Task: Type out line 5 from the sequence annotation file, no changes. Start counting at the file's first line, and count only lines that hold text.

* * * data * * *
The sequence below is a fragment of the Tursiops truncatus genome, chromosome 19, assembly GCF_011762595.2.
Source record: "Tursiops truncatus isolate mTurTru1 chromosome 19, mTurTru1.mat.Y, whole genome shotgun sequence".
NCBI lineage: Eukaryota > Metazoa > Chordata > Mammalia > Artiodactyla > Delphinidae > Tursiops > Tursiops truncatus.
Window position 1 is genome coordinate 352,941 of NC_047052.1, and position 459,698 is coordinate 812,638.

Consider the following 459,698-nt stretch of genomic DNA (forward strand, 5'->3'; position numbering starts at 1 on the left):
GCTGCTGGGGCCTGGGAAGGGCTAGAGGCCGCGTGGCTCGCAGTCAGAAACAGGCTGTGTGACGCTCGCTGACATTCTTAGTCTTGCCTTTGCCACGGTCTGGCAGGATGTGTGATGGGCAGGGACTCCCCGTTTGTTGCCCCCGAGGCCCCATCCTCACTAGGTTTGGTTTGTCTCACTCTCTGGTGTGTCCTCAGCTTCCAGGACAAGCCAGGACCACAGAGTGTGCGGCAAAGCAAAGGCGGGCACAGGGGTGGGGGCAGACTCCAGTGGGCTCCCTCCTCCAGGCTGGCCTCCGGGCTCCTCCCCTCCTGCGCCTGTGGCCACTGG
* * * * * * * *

Consider the following 459,698-nt stretch of genomic DNA (forward strand, 5'->3'; position numbering starts at 1 on the left):